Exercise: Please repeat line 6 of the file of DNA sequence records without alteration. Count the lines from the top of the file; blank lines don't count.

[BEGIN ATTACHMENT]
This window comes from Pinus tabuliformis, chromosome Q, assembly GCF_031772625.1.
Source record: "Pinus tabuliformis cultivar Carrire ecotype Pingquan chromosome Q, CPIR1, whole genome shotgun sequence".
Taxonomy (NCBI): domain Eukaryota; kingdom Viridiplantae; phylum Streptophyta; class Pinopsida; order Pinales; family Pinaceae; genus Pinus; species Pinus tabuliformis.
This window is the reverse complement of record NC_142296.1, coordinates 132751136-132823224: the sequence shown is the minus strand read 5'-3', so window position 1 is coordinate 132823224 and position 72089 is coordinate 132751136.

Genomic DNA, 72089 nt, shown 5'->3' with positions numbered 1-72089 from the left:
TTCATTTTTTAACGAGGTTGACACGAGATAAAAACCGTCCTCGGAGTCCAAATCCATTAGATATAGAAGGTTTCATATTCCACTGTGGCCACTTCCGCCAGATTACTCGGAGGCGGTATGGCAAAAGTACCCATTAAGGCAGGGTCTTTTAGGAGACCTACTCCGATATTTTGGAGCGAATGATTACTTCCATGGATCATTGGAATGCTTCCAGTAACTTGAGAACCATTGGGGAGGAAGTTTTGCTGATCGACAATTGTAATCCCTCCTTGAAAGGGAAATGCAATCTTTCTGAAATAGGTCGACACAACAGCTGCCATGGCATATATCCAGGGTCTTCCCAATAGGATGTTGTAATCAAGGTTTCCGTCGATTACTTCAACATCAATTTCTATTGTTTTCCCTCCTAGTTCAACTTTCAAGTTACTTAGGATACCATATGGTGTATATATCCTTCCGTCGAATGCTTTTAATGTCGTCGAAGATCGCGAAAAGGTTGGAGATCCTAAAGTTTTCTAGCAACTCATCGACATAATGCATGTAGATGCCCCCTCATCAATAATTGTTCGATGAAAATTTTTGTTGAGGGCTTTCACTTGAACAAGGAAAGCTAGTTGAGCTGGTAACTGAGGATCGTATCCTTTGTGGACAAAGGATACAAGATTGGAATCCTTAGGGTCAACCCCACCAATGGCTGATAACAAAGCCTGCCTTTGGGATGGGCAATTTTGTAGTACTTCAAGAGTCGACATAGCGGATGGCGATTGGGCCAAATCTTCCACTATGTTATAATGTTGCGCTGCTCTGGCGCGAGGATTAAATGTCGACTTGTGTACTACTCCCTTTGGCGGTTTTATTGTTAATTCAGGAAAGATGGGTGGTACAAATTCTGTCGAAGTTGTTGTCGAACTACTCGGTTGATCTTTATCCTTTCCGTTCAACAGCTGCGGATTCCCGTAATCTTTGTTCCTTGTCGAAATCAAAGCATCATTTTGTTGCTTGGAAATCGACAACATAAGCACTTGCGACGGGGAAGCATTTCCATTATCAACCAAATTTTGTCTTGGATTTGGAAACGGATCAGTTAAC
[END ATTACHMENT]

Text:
TTCATTTTTTAACGAGGTTGACACGAGATAAAAACCGTCCTCGGAGTCCAAATCCATTAGATATAGAAGGTTTCATATTCCACTGTGGCCACTTCCGCCAGATTACTCGGAGGCGGTATGGCAAAAGTACCCATTAAGGCAGGGTCTTTTAGGAGACCTACTCCGATATTTTGGAGCGAATGATTACTTCCATGGATCATTGGAATGCTTCCAGTAACTTGAGAACCATTGGGGAGGAAGTTTTGCTGATCGACAATTGTAATCCCTCCTTGAAAGGGAAATGCAATCTTTCTGAAATAGGTCGACACAACAGCTGCCATGGCATATATCCAGGGTCTTCCCAATAGGATGTTGTAATCAAGGTTTCCGTCGATTACTTCAACATCAATTTCTATTGTTTTCCCTCCTAGTTCAACTTTCAAGTTACTTAGGATACCATATGGTGTATATATCCTTCCGTCGAATGCTTTTAATGTCGTCGAAGATCGCGAAAAGGTTGGAGATCCTAAAGTTTTCTAGCAACTCATCGACATAATGCATGTAGATGCCCCCTCATCAATAATTGTTCGATGAAAATTTTTGTTGAGGGCTTTCACTTGAACAAGGAAAGCTAGTTGAGCTGGTAACTGAGGATCGTATCCTTTGTGGACAAAGGATACAAGATTGGAATCCTTAGGGTCAACCCCACCAATGGCTGATAACAAAGCCTGCCTTTGGGATGGGCAATTTTGTAGTACTTCAAGAGTCGACATAGCGGATGGCGATTGGGCCAAATCTTCCACTATGTTATAATGTTGCGCTGCTCTGGCGCGAGGATTAAATGTCGACTTGTGTACTACTCCCTTTGGCGGTTTTATTGTTAATTCAGGAAAGATGGGTGGTACAAATTCTGTCGAAGTTGTTGTCGAACTACTCGGTTGATCTTTATCCTTTCCGTTCAACAGCTGCGGATTCCCGTAATCTTTGTTCCTTGTCGAAATCAAAGCATCATTTTGTTGCTTGGAAATCGACAACATAAGCACTTGCGACGGGGAAGCATTTCCATTATCAACCAAATTTTGTCTTGGATTTGGAAACGGATCAGTTAAC